and that matter is appearance only. The statement that "the mind is part of the 
nature of things" simply expresses his idea that mind is not an accident of the 
material world but a necessary part; it is, in truth, the creator of that world. 

Emerson then states that "the world is a divine dream, from which we 
may presently awake to the glories and certainties of day" (CW, 1:37). That is, for 
the idealist, the beauty of the world is a hint and foreshadowing of a higher reality. 
But then, next, he complains, as we have seen, that, on the one hand, idealism 
"leaves God out of me" (objective idealism), and, on the other, idealism leaves me 
"in the splendid labyrinth of my perceptions, to wander without end" (solipsistic 

David Lyttle 107 

idealism). In addition, he records his belief that idealism "baulks the affections in 
denying substantive being to men and women," and his belief that (objective) 
idealism even fails to "account for that consanguinity which we acknowledge to it 
[nature]" (CW, 1:38). Thus Emerson states 1) that nature is a symbol of mind or 
higher reality, and 2) that idealism is "a useful hypothesis" as a first step in a true 
philosophy, for it posits mind over matter. But then he realized that positing mind 
over matter does not take him far enough in the direction he wishes to go. That 
direction is away from the theism of a personal God and toward a philosophy of 
the identity of God and man. And this raised another problem: If a personal God 
does not exist, whose mind creates matter? Ralph Waldo seemed to be left alone 
in a world of the solipsistic ego "to wander without end." 

In the next paragraph in "Spirit," Emerson repeats a series of questions, 
leaving out the question "What is matter?" because he has surely answered that it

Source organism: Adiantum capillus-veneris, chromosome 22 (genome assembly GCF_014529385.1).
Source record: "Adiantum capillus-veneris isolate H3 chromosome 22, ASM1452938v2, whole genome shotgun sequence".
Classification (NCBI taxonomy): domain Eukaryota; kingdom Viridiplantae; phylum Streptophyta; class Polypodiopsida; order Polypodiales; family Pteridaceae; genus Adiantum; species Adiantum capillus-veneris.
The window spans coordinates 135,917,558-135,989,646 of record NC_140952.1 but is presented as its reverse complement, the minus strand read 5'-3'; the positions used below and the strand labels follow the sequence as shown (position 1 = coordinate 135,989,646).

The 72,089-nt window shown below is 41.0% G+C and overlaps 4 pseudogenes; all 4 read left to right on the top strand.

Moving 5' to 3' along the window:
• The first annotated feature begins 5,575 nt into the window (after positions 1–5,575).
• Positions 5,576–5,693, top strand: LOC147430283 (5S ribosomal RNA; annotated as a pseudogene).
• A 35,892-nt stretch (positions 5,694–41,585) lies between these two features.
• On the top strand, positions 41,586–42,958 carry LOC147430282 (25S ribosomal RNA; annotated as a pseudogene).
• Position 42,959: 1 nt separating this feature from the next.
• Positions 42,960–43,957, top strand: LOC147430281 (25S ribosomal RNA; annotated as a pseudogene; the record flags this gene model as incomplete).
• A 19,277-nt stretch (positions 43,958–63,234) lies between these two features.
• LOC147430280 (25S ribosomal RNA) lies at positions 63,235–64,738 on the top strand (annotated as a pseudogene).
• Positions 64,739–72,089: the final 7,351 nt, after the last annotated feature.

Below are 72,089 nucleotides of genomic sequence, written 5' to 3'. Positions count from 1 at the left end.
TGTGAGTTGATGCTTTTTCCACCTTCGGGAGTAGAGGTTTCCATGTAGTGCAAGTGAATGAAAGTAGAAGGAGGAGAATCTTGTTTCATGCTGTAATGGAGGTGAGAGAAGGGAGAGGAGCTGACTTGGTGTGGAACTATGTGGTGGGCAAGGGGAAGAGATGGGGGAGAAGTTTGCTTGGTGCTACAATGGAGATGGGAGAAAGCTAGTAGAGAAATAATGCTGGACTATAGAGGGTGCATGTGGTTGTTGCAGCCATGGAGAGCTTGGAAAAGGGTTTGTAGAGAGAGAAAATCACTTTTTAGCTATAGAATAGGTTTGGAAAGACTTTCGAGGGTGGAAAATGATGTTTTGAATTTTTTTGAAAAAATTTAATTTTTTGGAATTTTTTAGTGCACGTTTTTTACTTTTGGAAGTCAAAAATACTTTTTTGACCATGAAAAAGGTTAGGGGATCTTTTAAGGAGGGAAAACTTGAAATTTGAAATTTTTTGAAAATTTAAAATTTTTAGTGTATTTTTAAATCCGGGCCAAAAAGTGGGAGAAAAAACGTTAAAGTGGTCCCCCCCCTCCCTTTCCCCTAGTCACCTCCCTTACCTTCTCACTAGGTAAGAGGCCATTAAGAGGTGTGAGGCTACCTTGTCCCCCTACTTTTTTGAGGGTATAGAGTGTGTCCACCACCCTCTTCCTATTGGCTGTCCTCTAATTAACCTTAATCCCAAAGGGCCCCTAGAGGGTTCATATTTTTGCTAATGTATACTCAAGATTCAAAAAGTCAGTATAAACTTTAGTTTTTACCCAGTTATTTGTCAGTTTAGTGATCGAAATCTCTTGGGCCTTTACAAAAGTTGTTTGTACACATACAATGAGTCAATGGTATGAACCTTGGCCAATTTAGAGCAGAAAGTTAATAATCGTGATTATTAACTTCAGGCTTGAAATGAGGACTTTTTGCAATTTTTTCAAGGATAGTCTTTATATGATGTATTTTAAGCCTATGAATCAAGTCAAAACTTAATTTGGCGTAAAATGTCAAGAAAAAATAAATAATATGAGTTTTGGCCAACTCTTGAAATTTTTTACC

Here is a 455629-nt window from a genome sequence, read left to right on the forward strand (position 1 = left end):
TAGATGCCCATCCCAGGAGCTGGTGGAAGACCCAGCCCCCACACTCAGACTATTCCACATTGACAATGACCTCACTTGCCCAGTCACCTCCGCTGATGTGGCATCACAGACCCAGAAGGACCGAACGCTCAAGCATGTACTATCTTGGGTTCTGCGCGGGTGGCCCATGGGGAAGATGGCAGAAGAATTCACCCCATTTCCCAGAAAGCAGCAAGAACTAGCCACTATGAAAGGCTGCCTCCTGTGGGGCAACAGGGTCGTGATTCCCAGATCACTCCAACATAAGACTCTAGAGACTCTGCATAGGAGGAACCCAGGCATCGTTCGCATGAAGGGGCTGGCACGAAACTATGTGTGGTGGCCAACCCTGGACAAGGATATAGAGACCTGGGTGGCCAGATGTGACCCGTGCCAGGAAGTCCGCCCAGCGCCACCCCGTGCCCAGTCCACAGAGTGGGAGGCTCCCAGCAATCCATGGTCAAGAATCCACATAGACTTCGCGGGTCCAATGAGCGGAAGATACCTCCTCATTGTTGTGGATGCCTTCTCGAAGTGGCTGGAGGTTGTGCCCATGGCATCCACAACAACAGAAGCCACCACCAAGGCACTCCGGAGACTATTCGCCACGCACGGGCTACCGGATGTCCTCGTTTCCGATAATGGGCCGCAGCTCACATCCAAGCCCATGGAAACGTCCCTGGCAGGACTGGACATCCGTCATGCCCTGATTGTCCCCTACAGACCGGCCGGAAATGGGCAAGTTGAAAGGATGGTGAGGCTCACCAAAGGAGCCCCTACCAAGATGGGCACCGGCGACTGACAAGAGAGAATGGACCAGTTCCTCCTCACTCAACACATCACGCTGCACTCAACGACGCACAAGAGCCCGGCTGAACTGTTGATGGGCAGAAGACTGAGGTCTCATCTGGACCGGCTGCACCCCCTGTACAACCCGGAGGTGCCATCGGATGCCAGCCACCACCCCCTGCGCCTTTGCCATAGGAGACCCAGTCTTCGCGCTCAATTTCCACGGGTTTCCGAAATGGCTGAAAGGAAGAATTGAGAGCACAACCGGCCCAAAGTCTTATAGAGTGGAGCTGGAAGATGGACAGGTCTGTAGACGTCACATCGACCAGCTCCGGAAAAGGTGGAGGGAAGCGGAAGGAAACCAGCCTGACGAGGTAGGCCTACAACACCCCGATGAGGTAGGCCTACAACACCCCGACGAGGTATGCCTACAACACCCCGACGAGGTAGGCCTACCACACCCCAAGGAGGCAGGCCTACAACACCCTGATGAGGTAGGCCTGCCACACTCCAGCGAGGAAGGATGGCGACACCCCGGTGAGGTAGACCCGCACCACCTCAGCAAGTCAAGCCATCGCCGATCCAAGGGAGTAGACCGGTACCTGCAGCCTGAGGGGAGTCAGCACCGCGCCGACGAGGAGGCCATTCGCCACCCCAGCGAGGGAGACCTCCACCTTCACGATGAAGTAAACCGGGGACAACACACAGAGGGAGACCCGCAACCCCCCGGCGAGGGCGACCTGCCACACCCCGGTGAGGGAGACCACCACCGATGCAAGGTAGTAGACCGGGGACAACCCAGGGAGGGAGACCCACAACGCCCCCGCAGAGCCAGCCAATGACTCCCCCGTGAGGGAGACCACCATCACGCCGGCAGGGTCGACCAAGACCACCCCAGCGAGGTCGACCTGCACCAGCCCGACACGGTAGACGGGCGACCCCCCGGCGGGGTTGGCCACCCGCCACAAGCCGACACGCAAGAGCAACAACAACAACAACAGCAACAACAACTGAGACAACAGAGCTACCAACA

is phenomenal. He asks again: "Whence is it [nature]?" His answer is that it 
comes from spirit. But, again, whose spirit? Certainly not his ego; nature cannot 
be a self-reverberating echo of the mere ego. If nature is a significant and 
trustworthy symbolic message from which the human consciousness can learn, it 
must be the creation of the ground of Being or universal spirit. But such a spirit, 
Emerson is now convinced, is not a personal God. Where, then, does nature come 
from? And suddenly he realizes the startling implication of his growing convic- 
tion that God is "within." For if God is within, nature must come from within; it 
must be a message from the infinite part of "his own" Being, beyond conscious- 
ness. Consequently, he writes that "the Supreme Being, does not build up nature 
around us, but puts it forth through us." 

The logic of the above great metaphor guarantees that nature (including 
other people), although phenomenal, is not a text concocted by the ego but the 
divine language of the inner Universal. Nature, for Emerson, is true dream. It is 
dream because it is phenomenal. And it is true because 1) it is the creation of God 
and man, 2) the laws of the Universal apply equally to every aspect of the Whole, 
and therefore 3) the ego-will is not privileged over the rest of nature. In these two 
paragraphs, one relives Emerson's successful struggle of imagination to learn by 
metaphor how to define the world as your world but not the world of your ego — 
your world, but not yours in selfishness. He thereby replaced Plato's metaphor in 
which the "Mind is a dark chamber whereon ideas like shadows were painted," 
and replaced Locke's metaphor in which "the Mind was a sheet of white paper 
whereon any & all characters might be written" (JMN, 2:225) with his own 
metaphors of "spiritualism." These metaphors, mainly of organicism and of light, 
add emotional depth to his celebration of the individual, and express most coher- 
ently and comprehensively the deepest levels of his philosophy after 1836. 

108 The Concord Saunterer 


1 The Journals and Miscellaneous Notebooks of Ralph Waldo Emerson, ed. William H. 
Gilman et al., 16 vols. (Cambridge: Harvard Univ. Press, 1960-1982), 2:224-25; 
1824. Hereafter designated in the text as JMN. 

2 See my essay, "Emerson's Transcendental Individualism" in The Concord Saunterer, 
N.S. Volume 3 (Fall 1995), 89-103. 

3 The Letters of Ralph Waldo Emerson, ed. Ralph L. Rusk, 6 vols. (New York: 
Columbia Univ. Press, 1939), 1:138. 

4 The Journals of Ralph Waldo Emerson, ed. Edward Waldo Emerson and Waldo 
Emerson Forbes, 10 vols. (Boston: Houghton Mifflin, 1910-1914), 2:101. 

5 Letters, 6:337-38. 

6 Letters, 1:214; October 10, 1827. 

7 Letters, 1:412; May 31, 1834. 

8 The Early Lectures of Ralph Waldo Emerson, ed. Stephen E. Whicher et al., 3 vols. 
(Cambridge: Belknap Press of Harvard Univ., 1959, 1964, 1972), 3:56.